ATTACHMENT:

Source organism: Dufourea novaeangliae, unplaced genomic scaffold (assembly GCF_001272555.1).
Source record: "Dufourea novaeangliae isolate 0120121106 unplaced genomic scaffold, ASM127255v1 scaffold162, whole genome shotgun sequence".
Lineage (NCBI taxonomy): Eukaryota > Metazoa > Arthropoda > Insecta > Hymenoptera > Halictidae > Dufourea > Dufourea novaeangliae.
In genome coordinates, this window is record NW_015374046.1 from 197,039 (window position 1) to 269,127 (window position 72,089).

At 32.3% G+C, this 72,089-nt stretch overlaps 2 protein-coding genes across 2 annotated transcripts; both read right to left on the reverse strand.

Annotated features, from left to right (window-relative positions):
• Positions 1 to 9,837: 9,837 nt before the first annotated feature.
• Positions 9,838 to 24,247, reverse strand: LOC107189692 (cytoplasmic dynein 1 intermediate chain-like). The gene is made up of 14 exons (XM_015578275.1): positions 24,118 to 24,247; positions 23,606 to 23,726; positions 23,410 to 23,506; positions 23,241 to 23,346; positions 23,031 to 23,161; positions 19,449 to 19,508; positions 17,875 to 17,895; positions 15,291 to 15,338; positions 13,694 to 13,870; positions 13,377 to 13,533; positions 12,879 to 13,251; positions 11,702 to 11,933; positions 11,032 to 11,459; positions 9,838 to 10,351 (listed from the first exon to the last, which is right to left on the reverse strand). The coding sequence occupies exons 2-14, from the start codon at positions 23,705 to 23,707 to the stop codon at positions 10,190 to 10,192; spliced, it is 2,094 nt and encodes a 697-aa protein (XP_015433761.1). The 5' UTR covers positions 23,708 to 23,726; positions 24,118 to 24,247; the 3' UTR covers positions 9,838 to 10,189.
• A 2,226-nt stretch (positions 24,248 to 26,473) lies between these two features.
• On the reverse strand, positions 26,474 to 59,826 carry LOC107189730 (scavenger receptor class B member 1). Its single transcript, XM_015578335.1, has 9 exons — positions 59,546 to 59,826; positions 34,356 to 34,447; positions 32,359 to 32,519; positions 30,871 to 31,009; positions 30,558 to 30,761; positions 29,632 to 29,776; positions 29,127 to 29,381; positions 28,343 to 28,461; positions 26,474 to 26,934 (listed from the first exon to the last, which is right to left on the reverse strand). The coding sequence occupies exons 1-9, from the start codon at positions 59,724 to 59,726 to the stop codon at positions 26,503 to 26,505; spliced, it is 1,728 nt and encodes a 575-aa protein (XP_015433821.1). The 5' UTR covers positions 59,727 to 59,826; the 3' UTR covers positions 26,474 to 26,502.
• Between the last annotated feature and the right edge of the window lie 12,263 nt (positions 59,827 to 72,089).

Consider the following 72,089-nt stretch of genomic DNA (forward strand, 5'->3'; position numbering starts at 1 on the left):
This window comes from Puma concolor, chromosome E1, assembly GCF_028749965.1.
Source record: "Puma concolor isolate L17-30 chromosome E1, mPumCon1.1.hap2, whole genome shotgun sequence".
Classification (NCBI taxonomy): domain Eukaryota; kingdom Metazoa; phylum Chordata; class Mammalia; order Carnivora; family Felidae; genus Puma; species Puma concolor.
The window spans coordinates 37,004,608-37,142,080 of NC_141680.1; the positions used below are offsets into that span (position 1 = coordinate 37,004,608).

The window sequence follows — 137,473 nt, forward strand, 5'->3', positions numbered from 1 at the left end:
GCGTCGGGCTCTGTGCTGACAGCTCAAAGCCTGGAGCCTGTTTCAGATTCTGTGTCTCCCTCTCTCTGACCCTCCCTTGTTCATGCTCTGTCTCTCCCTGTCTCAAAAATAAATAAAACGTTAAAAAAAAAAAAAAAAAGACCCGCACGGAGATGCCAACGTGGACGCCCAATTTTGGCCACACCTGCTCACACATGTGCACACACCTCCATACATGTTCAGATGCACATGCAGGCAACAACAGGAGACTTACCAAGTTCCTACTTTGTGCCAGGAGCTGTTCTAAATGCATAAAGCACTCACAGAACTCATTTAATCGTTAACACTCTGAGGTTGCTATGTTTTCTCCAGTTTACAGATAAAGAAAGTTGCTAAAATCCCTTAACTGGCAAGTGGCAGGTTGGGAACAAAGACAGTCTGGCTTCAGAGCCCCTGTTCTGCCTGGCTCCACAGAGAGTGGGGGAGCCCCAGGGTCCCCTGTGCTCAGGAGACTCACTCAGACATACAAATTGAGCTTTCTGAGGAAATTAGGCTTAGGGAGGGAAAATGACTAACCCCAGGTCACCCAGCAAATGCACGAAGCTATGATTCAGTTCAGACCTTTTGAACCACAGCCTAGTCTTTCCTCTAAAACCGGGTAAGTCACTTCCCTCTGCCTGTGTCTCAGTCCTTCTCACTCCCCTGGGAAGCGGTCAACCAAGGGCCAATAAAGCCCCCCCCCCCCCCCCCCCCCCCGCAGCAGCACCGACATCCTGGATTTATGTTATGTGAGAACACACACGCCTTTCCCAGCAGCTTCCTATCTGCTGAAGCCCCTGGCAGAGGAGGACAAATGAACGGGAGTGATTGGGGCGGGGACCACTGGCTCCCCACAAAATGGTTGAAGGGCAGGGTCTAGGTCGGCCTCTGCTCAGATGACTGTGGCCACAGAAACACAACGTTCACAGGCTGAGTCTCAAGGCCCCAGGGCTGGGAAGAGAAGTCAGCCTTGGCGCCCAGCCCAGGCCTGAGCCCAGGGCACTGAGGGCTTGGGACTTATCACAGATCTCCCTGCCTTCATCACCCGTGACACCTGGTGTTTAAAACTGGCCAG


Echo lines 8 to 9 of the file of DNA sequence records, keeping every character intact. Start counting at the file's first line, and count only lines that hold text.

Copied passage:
• Positions 9,838 to 24,247, reverse strand: LOC107189692 (cytoplasmic dynein 1 intermediate chain-like). The gene is made up of 14 exons (XM_015578275.1): positions 24,118 to 24,247; positions 23,606 to 23,726; positions 23,410 to 23,506; positions 23,241 to 23,346; positions 23,031 to 23,161; positions 19,449 to 19,508; positions 17,875 to 17,895; positions 15,291 to 15,338; positions 13,694 to 13,870; positions 13,377 to 13,533; positions 12,879 to 13,251; positions 11,702 to 11,933; positions 11,032 to 11,459; positions 9,838 to 10,351 (listed from the first exon to the last, which is right to left on the reverse strand). The coding sequence occupies exons 2-14, from the start codon at positions 23,705 to 23,707 to the stop codon at positions 10,190 to 10,192; spliced, it is 2,094 nt and encodes a 697-aa protein (XP_015433761.1). The 5' UTR covers positions 23,708 to 23,726; positions 24,118 to 24,247; the 3' UTR covers positions 9,838 to 10,189.
• A 2,226-nt stretch (positions 24,248 to 26,473) lies between these two features.